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2nd Salvo

Country braces for ‘Quiel’ as 35 lose lives due to ‘Pedring’; P1-B agri, infra lost in Luzon

By Aaron B. Recuenco

Manila, Philippines – From the flurry of landslides in the north and the gush of floodwaters in central and southern part, typhoon “Pedring” wrought a trail of destruction in Luzon that has so far killed 35 people and damaged agriculture, fisheries and infrastructure worth more than P1 billion.

As this developed, Undersecretary Benito Ramos, executive director of the National Disaster Risk Reduction and Management Council (NDRRMC), said they are bracing for the second salvo of heavy rains and strong winds with the entry of tropical storm “Quiel” (international name: Nalgae).

“We have not lowered our alert level, the preparations we made for ‘Pedring’ will be continued in anticipation of this new weather disturbance,” said Ramos.

Ramos said Quiel already entered the country’s area of responsibility but said it was still too far to cause adverse effects in any part of the country.

In the latest NDRRMC report, Ramos said a total of 17 bridges and 44 road sections were still not passable in six regions in Luzon, mostly in several areas in central Luzon and other provinces in the Cordillera Administrative Region.

Since “Pedring” entered the country on September 24, nearly 500,000 persons from various parts of the country were affected with Ramos saying that about 36,000 families or 168,000 people remain in evacuation centers.

“The initial cost of damages to properties amounted to P1.147 billion, broken down as follows: P1.027 billion in agriculture and P120 million in infrastructure,” said Ramos.

Based on the NDRRMC report, some 6,311 houses were destroyed across the country, mostly due to flooding, landslides and storm surges in coastal parts of the country.

So far, a total of 35 people were confirmed dead across the country. The highest number of fatalities was in Central Luzon with 12, followed by the National Capital Region with seven.

The MIMAROPA (Mindoro provinces, Marinduque, Romblon and Palawan) had five, Cagayan Valley region, three, while two fatalities each were listed in Ilocos Region, CALABARZON, Bicol and Cordillera Administrative Region.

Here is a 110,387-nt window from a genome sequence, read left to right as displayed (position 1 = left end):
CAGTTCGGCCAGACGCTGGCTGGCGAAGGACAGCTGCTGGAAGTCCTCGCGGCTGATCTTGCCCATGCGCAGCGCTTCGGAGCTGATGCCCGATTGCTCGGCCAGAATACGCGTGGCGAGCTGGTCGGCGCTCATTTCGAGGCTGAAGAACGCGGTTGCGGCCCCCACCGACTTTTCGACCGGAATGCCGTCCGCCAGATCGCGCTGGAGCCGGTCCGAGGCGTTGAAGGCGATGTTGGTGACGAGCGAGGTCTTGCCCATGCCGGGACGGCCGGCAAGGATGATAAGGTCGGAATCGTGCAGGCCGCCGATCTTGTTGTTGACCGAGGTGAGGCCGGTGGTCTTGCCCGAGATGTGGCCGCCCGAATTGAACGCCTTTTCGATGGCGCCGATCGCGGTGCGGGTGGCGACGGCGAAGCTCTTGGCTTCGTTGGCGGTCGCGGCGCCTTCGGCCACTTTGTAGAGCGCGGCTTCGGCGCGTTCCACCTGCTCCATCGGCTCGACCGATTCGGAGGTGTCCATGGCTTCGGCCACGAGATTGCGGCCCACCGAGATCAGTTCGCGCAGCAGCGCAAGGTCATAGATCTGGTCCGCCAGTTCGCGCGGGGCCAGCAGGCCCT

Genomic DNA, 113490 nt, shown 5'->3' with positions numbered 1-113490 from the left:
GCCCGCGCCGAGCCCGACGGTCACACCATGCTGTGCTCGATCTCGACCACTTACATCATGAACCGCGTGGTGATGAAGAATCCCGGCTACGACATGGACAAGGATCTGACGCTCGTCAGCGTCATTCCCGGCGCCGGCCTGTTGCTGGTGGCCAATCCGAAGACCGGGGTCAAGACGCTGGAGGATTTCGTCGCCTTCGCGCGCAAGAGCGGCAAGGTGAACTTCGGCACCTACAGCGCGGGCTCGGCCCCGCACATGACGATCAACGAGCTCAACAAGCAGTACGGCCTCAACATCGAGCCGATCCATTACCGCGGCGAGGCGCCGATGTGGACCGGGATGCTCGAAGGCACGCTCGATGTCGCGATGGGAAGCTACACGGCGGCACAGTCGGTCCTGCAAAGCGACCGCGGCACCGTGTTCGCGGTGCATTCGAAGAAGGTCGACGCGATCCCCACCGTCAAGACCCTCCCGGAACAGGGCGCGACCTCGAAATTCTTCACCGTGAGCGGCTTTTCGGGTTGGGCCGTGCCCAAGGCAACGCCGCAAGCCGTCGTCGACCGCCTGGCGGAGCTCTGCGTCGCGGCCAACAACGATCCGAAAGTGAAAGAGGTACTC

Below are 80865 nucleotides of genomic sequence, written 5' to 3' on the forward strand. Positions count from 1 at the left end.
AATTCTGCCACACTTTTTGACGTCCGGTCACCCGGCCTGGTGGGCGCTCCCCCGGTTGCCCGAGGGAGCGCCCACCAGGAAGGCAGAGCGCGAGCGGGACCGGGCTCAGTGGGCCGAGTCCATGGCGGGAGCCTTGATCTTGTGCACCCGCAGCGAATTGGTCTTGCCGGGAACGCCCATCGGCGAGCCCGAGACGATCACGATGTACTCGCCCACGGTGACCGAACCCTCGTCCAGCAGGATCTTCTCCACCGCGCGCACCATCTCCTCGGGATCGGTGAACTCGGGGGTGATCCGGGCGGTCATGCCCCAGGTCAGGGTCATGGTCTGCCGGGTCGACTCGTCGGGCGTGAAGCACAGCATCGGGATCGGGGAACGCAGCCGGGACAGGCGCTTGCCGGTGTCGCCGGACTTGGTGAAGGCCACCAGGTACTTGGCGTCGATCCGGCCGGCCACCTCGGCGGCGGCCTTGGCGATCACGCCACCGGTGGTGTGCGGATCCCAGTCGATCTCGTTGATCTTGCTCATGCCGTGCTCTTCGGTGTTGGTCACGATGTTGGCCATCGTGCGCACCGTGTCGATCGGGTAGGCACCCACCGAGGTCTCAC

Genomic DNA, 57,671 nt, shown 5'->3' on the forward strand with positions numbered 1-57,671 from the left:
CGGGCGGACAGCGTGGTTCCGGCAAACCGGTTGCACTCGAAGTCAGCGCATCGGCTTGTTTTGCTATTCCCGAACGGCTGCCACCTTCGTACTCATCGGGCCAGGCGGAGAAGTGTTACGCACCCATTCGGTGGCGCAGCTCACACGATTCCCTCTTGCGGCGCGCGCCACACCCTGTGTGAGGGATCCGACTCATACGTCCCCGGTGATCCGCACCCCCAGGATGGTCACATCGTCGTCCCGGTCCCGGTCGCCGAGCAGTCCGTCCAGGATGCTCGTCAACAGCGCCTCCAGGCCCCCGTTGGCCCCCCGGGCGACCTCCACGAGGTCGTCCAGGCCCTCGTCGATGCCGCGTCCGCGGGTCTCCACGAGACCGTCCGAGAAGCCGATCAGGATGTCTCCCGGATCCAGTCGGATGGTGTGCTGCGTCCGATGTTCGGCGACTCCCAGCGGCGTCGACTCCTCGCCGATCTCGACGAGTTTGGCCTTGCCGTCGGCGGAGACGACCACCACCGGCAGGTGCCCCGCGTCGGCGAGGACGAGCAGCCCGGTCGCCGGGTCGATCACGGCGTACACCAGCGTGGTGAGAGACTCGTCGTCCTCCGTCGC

The NDRRMC report, however, did not include yet the two children who were buried in a landslide in Ifugao.

Ramos said 45 were still missing.

Ramos admitted that “zero casualty” goal in every disaster would never be achieved for as long as Filipinos would not change their attitude toward natural disasters.

He cited, for instance, several fishermen who would still sail in spite of repeated warnings from the government and media.

Ramos said “Quiel” would likely target the northern part of Luzon anew and it is this area where their intense preparations are being concentrated.

“We have already started pre-positioning food items and rescue teams and equipment in the likely affected areas,” said Ramos.

“Preemptive evacuation will certainly be implemented and those who were evacuated to safer grounds will be advised to remain in designated evacuation centers,” he added.

Banking on the information being fed by the government’s weather bureau, Ramos said their preparation extends down from Cordillera down to Metro Manila.

PAGASA forecaster Gener Quitlong said Quiel entered the country’s vicinity early yesterday morning and would likely make landfall over Cagayan-Isabela area by Sunday or Monday.

The weather disturbance was still hovering over the Pacific Ocean yesterday and might still gather strength and intensify into a typhoon before it hits the landmass of Northern Luzon, Quitlong noted.

“Quiel” was forecast to move slowly westward at 10 kilometers per hour (kph).

As of 5 a.m. yesterday, Quiel was located 1,240 kilometers east of Aparri, Cagayan with maximum sustained winds of 105 kph near the center and gustiness of up to 135 kph.

Quitlong explained that a high-pressure area (HPA) near China was pushing the storm downwards and was slowing it down.

Due to the HPA’s effect on “Quiel”, it was still possible that the cyclone would change its track and might affect Metro Manila, he pointed out. (With a report from Ellalyn B. De Vera)